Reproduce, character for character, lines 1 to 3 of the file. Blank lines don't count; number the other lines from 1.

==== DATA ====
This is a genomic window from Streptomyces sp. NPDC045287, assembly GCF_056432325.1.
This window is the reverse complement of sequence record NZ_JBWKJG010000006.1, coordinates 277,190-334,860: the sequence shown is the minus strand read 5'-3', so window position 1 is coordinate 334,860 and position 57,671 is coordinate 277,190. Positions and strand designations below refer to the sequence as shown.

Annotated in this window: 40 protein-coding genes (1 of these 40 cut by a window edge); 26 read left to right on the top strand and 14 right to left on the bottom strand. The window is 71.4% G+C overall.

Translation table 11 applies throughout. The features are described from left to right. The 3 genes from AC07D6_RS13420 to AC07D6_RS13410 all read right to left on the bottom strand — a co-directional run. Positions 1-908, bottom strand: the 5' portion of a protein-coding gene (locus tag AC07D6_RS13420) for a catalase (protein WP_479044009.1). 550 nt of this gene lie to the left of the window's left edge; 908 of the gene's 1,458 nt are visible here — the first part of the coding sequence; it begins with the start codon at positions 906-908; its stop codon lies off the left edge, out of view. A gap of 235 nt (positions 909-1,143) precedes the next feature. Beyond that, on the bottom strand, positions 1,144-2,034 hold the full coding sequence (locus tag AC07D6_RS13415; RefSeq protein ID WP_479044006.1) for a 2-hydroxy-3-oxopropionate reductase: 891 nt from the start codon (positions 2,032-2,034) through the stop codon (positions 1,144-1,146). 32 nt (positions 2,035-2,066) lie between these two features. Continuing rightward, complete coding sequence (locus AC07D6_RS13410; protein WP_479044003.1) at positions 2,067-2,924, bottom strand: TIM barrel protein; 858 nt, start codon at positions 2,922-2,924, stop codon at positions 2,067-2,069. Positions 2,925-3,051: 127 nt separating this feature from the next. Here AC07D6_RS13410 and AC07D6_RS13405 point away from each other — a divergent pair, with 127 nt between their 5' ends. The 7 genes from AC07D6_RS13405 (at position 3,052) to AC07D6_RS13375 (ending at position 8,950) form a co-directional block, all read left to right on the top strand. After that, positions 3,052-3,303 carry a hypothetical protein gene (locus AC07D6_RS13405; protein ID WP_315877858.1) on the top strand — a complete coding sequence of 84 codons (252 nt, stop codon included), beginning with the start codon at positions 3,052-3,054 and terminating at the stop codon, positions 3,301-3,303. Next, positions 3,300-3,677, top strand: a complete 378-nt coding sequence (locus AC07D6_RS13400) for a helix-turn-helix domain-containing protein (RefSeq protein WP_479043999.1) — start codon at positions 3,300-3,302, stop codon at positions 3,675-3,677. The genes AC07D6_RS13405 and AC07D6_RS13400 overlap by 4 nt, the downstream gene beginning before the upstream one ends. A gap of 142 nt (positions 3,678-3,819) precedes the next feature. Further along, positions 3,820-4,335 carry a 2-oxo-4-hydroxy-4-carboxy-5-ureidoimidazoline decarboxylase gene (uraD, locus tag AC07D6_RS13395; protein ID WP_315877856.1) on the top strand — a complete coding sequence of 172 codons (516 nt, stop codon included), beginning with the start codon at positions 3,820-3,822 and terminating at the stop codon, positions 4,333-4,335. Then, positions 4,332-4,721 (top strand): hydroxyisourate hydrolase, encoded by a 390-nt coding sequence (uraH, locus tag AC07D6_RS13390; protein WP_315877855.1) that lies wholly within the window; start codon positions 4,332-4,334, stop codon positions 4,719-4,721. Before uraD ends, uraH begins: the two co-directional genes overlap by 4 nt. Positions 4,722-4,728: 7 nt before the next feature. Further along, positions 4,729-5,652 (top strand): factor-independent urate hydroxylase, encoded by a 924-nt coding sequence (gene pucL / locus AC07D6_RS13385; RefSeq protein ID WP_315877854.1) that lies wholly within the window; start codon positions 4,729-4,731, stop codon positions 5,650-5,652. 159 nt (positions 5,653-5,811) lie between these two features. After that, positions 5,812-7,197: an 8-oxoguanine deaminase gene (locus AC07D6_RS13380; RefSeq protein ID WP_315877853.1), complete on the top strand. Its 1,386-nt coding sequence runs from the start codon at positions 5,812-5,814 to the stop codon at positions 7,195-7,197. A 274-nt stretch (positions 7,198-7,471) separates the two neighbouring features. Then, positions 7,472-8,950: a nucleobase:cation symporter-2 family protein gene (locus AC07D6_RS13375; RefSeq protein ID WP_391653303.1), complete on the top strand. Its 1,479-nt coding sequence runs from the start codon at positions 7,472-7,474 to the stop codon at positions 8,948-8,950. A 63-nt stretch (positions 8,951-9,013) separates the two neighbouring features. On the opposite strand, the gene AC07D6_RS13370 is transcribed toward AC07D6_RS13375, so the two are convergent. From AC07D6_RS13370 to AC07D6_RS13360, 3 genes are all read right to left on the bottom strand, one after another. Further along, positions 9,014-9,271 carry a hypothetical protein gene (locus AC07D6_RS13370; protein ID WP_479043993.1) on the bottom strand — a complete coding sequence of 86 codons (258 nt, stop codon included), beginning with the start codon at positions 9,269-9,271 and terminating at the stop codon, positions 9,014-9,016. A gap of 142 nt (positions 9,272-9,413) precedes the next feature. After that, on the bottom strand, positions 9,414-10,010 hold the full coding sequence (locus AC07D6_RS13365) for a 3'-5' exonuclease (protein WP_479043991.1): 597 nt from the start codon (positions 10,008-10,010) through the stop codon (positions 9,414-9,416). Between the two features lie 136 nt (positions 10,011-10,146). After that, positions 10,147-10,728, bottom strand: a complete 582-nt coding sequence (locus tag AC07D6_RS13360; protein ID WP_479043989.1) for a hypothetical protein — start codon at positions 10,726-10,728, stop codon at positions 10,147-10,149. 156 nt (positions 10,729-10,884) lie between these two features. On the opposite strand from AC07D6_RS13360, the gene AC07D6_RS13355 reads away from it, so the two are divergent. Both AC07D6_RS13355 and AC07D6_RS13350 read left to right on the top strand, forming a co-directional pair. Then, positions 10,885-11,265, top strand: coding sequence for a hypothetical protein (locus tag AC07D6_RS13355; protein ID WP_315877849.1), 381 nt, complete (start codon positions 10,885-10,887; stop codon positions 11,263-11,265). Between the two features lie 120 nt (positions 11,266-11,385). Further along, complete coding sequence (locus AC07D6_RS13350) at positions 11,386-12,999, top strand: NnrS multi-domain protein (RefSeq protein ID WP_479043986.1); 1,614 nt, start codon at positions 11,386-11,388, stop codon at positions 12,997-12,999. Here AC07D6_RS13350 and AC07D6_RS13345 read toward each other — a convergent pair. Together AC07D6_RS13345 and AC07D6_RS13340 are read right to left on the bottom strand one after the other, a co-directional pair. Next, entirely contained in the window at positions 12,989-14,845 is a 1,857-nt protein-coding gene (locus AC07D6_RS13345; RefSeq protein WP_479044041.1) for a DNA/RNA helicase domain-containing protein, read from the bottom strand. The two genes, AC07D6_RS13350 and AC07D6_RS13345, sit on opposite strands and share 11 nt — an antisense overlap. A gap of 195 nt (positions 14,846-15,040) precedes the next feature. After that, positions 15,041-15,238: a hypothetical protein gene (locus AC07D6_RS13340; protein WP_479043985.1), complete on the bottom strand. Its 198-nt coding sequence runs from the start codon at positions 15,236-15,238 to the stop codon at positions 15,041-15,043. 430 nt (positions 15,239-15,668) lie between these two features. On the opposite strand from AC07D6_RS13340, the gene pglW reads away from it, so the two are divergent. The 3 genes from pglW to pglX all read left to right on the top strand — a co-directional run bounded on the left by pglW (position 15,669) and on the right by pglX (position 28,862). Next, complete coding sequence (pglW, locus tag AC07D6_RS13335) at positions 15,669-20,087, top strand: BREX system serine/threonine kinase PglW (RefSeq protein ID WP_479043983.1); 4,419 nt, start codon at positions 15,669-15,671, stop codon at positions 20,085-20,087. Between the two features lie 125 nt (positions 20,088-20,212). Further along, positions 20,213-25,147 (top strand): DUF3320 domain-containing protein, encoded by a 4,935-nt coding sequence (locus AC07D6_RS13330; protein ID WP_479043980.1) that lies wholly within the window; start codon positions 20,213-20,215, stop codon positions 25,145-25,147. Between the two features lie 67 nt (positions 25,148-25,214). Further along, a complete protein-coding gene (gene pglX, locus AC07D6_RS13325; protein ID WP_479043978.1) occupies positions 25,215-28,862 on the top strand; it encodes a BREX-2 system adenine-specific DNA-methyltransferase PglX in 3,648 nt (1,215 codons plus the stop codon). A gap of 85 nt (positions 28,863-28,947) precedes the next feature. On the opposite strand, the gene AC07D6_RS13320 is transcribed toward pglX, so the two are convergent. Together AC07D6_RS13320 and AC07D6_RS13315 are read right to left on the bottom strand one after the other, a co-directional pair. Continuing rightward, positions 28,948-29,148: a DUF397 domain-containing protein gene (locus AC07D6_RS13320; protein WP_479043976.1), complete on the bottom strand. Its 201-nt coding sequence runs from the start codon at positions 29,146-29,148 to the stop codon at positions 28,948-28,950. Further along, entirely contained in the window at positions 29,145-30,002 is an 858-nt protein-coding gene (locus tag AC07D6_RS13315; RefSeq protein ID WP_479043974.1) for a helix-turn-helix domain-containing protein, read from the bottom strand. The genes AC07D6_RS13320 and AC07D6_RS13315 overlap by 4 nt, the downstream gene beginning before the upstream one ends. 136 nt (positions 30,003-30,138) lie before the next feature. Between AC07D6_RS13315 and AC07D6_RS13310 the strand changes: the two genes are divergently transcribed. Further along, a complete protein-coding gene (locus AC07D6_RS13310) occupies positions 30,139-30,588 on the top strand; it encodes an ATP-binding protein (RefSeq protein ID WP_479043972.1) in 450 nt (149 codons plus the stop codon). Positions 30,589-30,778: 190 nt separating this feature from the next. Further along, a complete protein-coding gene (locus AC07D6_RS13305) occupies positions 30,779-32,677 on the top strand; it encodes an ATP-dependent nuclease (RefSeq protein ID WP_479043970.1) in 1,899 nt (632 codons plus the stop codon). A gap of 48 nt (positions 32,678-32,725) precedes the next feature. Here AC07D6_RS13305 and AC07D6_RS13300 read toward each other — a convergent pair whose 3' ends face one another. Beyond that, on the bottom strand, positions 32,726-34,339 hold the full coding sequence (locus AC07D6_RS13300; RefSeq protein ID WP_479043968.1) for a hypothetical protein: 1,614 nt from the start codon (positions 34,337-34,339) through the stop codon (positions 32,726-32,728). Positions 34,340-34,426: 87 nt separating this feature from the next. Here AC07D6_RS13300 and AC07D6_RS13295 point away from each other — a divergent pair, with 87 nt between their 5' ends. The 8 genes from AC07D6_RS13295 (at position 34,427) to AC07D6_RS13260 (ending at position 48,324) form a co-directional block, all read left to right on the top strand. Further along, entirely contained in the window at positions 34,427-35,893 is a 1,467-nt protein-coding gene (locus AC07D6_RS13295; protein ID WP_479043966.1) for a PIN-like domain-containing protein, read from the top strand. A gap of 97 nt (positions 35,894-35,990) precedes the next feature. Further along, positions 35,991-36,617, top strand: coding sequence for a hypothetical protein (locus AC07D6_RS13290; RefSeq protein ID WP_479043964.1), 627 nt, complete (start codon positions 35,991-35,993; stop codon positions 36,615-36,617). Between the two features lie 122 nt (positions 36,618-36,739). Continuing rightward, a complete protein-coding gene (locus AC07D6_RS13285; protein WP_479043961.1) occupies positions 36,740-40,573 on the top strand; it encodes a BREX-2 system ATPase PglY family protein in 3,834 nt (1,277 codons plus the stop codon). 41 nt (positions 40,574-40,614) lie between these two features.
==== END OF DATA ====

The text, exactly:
This is a genomic window from Streptomyces sp. NPDC045287, assembly GCF_056432325.1.
This window is the reverse complement of sequence record NZ_JBWKJG010000006.1, coordinates 277,190-334,860: the sequence shown is the minus strand read 5'-3', so window position 1 is coordinate 334,860 and position 57,671 is coordinate 277,190. Positions and strand designations below refer to the sequence as shown.

Annotated in this window: 40 protein-coding genes (1 of these 40 cut by a window edge); 26 read left to right on the top strand and 14 right to left on the bottom strand. The window is 71.4% G+C overall.